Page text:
First off, as the press release points out, this is only the third time UNESCO has stripped a site of heritage status.
Surely, whatever depredations have occurred, I’d warrant that they’re not nearly as serious as allowing six-story high cruise ships to enter the Venetian lagoon – or any of the other bad consequences that have flowed from the increase in mass tourism that often follows from heritage designation. I’ve visited many UNESCO world heritage sights, and while designation is supposed to ensure their preservation and revival, in many cases, those benefits are overwhelmed by the arrival of tourist hordes. (I am aware that by visiting, I too am just another one of those tourists and contribute, however marginally, to the problem.)
Liverpool To Fight Back
The decision – if it stands – will almost certainly affect tourism in the city. Per the BBC:
Liverpool’s Liberal Democrat leader Richard Kemp said it was a “day of shame” for the city, adding that it would “without a doubt, affect our tourism and inward investment”.
The city will not quietly accept the demotion and seeks to defer the delisting designation, which is scheduled for a final decision at a meeting in July.
According to the Liverpool Echo, ‘Disappointment’ over UNESCO’s move to strip Liverpool of World Heritage status:
The city will now have just a few weeks to intensely lobby for a decision to defer this move, with the argument being made that it is unfair to do this at a time when Liverpool is still battling against the pandemic.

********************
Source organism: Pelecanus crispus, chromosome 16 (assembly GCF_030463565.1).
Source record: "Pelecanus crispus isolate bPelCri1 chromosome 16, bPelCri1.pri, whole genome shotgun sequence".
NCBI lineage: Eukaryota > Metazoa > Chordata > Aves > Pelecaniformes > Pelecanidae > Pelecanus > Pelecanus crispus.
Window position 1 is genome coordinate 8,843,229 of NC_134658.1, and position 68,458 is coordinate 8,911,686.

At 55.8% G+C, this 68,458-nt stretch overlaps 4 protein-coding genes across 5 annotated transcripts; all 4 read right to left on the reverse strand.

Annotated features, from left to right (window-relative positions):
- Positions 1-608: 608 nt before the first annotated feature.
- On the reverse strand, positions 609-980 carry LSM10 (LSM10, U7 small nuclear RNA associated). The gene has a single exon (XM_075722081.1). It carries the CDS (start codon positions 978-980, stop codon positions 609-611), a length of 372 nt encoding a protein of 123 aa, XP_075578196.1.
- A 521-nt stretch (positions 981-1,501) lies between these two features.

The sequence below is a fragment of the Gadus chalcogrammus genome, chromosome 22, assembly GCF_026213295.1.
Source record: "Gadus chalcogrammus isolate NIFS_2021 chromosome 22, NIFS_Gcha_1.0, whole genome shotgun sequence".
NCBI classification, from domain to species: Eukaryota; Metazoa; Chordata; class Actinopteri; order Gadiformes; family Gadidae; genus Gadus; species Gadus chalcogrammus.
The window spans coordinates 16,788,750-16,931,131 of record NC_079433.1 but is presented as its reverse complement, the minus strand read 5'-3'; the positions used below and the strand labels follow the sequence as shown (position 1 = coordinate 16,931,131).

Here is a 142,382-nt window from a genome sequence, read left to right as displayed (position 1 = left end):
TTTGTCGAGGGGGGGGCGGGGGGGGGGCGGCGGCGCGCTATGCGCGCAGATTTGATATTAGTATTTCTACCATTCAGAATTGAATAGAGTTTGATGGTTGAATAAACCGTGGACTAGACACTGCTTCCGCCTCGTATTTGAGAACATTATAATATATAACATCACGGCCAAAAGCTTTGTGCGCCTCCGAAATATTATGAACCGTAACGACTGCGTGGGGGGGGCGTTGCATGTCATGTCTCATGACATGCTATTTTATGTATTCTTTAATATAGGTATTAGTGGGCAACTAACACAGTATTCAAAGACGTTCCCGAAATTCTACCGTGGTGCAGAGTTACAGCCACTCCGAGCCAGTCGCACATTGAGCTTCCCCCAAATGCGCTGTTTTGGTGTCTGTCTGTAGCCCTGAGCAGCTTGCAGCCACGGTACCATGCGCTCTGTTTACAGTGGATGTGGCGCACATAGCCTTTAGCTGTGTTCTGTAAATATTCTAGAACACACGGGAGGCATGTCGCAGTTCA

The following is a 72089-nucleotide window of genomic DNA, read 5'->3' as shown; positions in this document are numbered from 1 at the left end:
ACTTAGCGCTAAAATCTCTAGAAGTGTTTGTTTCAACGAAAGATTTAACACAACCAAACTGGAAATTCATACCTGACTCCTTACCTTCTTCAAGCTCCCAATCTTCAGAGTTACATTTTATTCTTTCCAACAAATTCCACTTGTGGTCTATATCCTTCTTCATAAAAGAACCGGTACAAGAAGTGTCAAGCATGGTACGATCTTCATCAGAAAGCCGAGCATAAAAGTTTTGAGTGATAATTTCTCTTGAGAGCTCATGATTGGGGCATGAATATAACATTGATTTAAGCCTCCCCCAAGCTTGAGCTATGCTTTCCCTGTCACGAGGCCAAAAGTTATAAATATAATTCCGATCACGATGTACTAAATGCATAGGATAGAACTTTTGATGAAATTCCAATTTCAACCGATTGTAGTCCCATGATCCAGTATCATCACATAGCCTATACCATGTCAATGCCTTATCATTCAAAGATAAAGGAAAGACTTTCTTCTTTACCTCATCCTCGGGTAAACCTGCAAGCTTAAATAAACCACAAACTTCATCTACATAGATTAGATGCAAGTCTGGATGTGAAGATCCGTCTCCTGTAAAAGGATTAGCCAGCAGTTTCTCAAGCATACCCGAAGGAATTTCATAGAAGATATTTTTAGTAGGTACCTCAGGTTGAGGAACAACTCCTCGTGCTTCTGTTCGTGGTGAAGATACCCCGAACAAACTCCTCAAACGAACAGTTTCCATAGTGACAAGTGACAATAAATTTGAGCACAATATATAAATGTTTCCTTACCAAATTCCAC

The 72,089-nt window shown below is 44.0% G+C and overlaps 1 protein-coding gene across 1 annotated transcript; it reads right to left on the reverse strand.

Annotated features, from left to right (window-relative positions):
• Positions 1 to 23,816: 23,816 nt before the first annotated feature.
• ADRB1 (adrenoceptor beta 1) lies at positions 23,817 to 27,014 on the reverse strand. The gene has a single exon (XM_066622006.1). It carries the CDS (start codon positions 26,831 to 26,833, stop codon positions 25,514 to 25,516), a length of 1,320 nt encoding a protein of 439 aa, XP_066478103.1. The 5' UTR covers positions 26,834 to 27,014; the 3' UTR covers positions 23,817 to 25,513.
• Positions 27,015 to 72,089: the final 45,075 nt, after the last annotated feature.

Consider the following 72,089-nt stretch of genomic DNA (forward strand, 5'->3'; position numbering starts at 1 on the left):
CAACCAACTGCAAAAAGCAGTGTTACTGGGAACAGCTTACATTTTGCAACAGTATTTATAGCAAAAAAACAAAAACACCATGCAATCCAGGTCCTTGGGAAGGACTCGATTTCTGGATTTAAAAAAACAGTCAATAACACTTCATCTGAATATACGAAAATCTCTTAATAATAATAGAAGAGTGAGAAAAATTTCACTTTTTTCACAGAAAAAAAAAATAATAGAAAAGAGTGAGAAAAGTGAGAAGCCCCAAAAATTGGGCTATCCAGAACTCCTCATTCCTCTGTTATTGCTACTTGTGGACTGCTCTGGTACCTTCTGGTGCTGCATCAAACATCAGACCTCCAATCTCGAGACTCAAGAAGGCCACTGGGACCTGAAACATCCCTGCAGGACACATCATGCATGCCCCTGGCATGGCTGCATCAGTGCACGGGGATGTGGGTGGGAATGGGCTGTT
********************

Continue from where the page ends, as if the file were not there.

In an official statement, the government Department of Culture, Media and Sport, which deals with UNESCO on behalf of Liverpool and other listed UK sites, said: “We are disappointed in this recommendation and will continue to work with UNESCO, Historic England and Liverpool City Council to ensure the World Heritage Committee can make an informed decision when it meets next month.
“The UK is a world leader in cultural heritage protection and Liverpool’s World Heritage Status reflects the important role the city has played in our nation’s history.
“As a vibrant, working city, we recognise that there is always a balance to be found between protecting Liverpool’s heritage and its economic development.”
That department is overseen by Secretary of State Robert Jenrick and he took to Twitter to offer a similar view, stating: “Disappointing move by UNESCO. Liverpool demonstrably has world class heritage sites and UNESCO and should support imaginative urban regeneration, not fight against it.”